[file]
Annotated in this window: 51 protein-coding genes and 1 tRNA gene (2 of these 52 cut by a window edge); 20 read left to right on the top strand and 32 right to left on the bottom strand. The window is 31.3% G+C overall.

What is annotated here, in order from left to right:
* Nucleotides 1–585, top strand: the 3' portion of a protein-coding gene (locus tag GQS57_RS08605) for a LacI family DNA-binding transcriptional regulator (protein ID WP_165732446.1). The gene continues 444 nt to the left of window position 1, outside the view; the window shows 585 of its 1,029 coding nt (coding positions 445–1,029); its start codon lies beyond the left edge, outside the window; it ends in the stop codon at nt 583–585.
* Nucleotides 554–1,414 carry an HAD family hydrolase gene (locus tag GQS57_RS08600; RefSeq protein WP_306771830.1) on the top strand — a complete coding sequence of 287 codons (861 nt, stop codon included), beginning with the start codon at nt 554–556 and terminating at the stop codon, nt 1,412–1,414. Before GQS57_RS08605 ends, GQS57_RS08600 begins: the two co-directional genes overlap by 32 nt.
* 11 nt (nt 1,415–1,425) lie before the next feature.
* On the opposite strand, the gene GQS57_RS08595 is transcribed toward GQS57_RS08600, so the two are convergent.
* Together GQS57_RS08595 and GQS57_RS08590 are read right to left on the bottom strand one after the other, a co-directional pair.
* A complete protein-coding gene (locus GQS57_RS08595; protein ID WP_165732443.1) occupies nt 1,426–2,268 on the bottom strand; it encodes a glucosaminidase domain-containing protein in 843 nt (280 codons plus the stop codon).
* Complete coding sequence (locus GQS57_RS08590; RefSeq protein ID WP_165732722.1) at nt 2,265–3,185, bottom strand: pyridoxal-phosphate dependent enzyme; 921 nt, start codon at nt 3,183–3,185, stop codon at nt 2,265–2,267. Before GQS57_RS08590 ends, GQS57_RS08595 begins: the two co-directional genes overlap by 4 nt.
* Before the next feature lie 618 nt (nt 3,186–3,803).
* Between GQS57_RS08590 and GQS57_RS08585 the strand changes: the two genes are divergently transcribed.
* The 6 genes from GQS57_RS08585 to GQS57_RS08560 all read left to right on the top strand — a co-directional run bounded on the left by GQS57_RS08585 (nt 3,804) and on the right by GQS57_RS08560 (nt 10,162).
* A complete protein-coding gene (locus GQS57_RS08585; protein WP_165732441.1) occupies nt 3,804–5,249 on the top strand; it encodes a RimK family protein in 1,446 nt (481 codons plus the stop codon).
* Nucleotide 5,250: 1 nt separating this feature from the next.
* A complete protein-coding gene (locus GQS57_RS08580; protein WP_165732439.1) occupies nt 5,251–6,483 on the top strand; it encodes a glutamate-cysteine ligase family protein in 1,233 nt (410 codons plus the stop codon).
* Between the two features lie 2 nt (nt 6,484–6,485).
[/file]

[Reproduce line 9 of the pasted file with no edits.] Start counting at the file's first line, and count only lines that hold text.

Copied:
* Complete coding sequence (locus GQS57_RS08590; RefSeq protein ID WP_165732722.1) at nt 2,265–3,185, bottom strand: pyridoxal-phosphate dependent enzyme; 921 nt, start codon at nt 3,183–3,185, stop codon at nt 2,265–2,267. Before GQS57_RS08590 ends, GQS57_RS08595 begins: the two co-directional genes overlap by 4 nt.